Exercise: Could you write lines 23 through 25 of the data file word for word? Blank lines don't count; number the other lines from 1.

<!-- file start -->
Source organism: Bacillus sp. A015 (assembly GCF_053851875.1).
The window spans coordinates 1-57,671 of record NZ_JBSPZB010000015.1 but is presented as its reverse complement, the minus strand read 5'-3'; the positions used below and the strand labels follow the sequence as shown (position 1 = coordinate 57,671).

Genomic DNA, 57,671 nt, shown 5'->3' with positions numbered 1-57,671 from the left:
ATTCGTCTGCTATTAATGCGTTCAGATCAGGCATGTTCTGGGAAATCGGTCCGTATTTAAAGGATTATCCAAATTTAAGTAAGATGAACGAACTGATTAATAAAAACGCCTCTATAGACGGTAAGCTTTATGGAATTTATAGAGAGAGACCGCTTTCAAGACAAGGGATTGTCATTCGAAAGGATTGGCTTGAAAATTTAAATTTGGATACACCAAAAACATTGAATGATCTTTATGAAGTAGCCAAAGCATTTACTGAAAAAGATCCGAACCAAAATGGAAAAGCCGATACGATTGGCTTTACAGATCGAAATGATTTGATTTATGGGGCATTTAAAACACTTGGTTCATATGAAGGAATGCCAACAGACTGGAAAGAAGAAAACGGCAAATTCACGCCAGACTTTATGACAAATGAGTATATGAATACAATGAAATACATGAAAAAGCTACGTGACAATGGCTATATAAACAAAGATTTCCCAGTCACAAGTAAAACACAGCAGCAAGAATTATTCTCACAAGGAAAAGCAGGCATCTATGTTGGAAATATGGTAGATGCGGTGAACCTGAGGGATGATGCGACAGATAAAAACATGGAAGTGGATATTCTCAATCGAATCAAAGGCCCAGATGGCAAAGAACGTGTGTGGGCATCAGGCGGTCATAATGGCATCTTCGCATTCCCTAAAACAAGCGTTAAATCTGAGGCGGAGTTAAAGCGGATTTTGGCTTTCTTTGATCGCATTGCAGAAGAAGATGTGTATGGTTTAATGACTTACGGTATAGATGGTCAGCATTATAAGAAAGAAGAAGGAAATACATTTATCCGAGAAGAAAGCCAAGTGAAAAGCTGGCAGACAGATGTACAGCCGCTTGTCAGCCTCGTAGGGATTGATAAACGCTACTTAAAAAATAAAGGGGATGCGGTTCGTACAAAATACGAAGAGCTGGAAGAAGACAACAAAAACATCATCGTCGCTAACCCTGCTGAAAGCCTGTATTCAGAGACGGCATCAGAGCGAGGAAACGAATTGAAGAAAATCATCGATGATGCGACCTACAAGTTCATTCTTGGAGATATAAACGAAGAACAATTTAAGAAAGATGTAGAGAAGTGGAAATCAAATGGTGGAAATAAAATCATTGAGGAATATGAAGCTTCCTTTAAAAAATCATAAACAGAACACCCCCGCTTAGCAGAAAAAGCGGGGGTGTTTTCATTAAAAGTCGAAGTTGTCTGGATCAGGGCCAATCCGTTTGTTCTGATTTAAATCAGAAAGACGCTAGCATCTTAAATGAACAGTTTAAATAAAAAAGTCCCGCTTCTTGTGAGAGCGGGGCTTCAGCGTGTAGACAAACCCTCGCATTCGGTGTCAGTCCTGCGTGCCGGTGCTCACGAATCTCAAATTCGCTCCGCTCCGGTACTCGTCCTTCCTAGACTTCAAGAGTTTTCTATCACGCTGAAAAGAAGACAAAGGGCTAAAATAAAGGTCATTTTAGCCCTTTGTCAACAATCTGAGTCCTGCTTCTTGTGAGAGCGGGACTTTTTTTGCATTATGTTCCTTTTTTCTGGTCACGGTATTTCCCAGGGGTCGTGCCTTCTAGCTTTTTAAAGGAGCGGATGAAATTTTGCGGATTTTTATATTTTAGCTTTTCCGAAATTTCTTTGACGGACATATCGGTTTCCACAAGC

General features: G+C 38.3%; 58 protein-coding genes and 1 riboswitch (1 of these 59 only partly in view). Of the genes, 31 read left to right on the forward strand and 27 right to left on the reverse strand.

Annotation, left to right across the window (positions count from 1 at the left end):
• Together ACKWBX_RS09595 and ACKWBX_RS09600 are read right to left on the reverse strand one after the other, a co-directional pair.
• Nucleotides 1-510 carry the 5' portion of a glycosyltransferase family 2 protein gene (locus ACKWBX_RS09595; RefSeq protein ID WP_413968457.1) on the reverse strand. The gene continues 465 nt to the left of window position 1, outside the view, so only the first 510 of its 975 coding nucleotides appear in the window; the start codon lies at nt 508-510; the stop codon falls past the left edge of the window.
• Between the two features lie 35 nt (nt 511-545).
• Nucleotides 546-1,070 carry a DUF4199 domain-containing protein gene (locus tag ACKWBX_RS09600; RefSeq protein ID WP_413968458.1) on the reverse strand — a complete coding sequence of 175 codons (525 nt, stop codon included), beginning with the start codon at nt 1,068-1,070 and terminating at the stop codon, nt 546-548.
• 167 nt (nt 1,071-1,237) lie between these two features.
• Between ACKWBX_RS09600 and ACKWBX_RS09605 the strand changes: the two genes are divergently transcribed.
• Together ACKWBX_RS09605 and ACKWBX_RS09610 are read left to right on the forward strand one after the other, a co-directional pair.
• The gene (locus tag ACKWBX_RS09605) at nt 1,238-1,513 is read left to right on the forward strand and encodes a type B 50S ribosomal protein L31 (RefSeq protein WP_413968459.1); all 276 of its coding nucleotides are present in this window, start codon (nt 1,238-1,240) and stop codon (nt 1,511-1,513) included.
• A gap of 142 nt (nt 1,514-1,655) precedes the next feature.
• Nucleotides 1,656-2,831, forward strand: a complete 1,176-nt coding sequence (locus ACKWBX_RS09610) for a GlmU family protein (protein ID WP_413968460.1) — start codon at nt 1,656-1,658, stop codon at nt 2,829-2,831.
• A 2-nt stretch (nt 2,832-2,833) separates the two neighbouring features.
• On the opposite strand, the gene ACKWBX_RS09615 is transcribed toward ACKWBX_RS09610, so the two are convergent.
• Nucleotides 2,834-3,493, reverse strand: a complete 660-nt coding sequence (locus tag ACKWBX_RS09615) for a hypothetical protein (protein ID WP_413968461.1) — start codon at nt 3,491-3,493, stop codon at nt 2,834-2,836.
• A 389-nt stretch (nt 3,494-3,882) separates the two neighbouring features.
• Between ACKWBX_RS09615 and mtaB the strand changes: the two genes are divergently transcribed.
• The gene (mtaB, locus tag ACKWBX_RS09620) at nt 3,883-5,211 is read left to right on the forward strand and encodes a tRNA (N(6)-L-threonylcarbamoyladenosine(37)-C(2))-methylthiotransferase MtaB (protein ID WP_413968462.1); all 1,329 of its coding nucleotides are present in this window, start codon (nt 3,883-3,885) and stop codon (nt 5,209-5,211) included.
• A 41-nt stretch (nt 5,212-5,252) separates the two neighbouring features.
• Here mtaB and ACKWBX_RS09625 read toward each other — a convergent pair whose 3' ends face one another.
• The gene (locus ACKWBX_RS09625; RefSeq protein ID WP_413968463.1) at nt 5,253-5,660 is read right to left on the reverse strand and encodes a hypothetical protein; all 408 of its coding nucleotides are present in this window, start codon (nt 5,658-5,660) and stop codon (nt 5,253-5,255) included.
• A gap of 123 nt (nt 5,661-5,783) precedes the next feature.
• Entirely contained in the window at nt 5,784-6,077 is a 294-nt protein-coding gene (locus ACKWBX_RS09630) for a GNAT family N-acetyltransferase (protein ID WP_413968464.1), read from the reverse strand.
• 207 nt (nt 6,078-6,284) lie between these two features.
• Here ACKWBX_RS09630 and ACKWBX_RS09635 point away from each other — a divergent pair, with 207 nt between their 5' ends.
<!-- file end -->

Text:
• A 41-nt stretch (nt 5,212-5,252) separates the two neighbouring features.
• Here mtaB and ACKWBX_RS09625 read toward each other — a convergent pair whose 3' ends face one another.
• The gene (locus ACKWBX_RS09625; RefSeq protein ID WP_413968463.1) at nt 5,253-5,660 is read right to left on the reverse strand and encodes a hypothetical protein; all 408 of its coding nucleotides are present in this window, start codon (nt 5,658-5,660) and stop codon (nt 5,253-5,255) included.